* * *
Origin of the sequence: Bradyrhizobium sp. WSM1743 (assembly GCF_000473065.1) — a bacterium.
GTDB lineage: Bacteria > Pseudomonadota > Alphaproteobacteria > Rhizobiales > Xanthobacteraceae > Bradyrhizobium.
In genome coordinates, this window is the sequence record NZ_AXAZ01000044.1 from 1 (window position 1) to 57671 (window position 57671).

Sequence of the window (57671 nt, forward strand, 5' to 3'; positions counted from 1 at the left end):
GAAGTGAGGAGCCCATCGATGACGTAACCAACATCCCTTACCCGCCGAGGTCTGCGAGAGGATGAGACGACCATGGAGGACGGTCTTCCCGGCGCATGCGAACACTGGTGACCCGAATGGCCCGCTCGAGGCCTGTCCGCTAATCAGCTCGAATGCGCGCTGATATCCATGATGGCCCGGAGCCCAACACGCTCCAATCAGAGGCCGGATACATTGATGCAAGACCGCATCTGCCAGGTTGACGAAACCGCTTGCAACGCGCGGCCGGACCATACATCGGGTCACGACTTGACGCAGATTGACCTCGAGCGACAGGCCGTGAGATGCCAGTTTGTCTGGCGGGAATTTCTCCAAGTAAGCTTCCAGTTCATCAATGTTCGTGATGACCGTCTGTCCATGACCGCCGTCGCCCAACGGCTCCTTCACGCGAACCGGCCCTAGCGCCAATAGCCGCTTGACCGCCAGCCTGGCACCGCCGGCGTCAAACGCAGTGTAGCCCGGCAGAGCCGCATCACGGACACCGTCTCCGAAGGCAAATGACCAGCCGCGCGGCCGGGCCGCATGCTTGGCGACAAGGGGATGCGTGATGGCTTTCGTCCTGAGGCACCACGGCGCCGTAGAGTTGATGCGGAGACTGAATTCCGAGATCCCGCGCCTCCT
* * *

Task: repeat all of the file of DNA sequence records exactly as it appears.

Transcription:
Origin of the sequence: Bradyrhizobium sp. WSM1743 (assembly GCF_000473065.1) — a bacterium.
GTDB lineage: Bacteria > Pseudomonadota > Alphaproteobacteria > Rhizobiales > Xanthobacteraceae > Bradyrhizobium.
In genome coordinates, this window is the sequence record NZ_AXAZ01000044.1 from 1 (window position 1) to 57671 (window position 57671).

Sequence of the window (57671 nt, forward strand, 5' to 3'; positions counted from 1 at the left end):
GAAGTGAGGAGCCCATCGATGACGTAACCAACATCCCTTACCCGCCGAGGTCTGCGAGAGGATGAGACGACCATGGAGGACGGTCTTCCCGGCGCATGCGAACACTGGTGACCCGAATGGCCCGCTCGAGGCCTGTCCGCTAATCAGCTCGAATGCGCGCTGATATCCATGATGGCCCGGAGCCCAACACGCTCCAATCAGAGGCCGGATACATTGATGCAAGACCGCATCTGCCAGGTTGACGAAACCGCTTGCAACGCGCGGCCGGACCATACATCGGGTCACGACTTGACGCAGATTGACCTCGAGCGACAGGCCGTGAGATGCCAGTTTGTCTGGCGGGAATTTCTCCAAGTAAGCTTCCAGTTCATCAATGTTCGTGATGACCGTCTGTCCATGACCGCCGTCGCCCAACGGCTCCTTCACGCGAACCGGCCCTAGCGCCAATAGCCGCTTGACCGCCAGCCTGGCACCGCCGGCGTCAAACGCAGTGTAGCCCGGCAGAGCCGCATCACGGACACCGTCTCCGAAGGCAAATGACCAGCCGCGCGGCCGGGCCGCATGCTTGGCGACAAGGGGATGCGTGATGGCTTTCGTCCTGAGGCACCACGGCGCCGTAGAGTTGATGCGGAGACTGAATTCCGAGATCCCGCGCCTCCT